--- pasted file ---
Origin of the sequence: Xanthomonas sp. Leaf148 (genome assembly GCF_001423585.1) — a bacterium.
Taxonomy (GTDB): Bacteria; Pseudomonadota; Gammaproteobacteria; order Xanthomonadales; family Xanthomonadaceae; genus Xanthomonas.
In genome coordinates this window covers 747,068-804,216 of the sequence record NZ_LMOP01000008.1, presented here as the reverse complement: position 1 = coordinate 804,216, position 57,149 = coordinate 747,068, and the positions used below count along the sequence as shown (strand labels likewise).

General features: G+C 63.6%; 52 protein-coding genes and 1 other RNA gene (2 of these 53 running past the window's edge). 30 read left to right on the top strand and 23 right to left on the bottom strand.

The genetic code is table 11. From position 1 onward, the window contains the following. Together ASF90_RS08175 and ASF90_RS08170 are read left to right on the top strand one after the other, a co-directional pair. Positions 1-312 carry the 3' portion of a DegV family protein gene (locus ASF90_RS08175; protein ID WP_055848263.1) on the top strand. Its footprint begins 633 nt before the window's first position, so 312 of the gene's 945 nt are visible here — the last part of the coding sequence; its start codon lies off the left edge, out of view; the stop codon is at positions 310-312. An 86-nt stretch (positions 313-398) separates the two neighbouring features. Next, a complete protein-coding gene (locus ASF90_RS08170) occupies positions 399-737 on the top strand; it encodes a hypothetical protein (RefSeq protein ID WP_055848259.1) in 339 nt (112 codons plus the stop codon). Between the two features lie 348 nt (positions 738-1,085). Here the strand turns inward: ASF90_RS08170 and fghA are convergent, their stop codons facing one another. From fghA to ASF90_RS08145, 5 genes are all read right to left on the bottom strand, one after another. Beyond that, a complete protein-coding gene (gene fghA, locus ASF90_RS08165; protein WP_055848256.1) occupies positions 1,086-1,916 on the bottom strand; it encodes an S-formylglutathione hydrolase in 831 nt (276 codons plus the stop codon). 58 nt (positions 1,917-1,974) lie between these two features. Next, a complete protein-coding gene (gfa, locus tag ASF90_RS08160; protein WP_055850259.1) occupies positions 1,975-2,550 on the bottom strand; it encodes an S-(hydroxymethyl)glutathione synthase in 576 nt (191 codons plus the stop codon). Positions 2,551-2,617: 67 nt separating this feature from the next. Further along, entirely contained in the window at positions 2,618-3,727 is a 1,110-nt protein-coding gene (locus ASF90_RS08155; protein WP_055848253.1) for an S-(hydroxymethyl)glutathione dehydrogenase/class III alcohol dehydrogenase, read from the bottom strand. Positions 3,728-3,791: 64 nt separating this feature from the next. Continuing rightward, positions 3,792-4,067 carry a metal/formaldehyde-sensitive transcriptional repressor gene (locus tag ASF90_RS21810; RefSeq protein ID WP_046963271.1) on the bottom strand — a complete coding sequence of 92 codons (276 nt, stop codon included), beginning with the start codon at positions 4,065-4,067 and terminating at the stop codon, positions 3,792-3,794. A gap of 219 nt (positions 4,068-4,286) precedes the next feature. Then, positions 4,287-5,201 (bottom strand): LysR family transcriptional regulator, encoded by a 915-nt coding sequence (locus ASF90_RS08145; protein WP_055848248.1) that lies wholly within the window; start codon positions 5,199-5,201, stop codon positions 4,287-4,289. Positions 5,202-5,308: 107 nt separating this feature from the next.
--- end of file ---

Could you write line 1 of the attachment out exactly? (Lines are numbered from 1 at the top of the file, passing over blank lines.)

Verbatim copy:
Origin of the sequence: Xanthomonas sp. Leaf148 (genome assembly GCF_001423585.1) — a bacterium.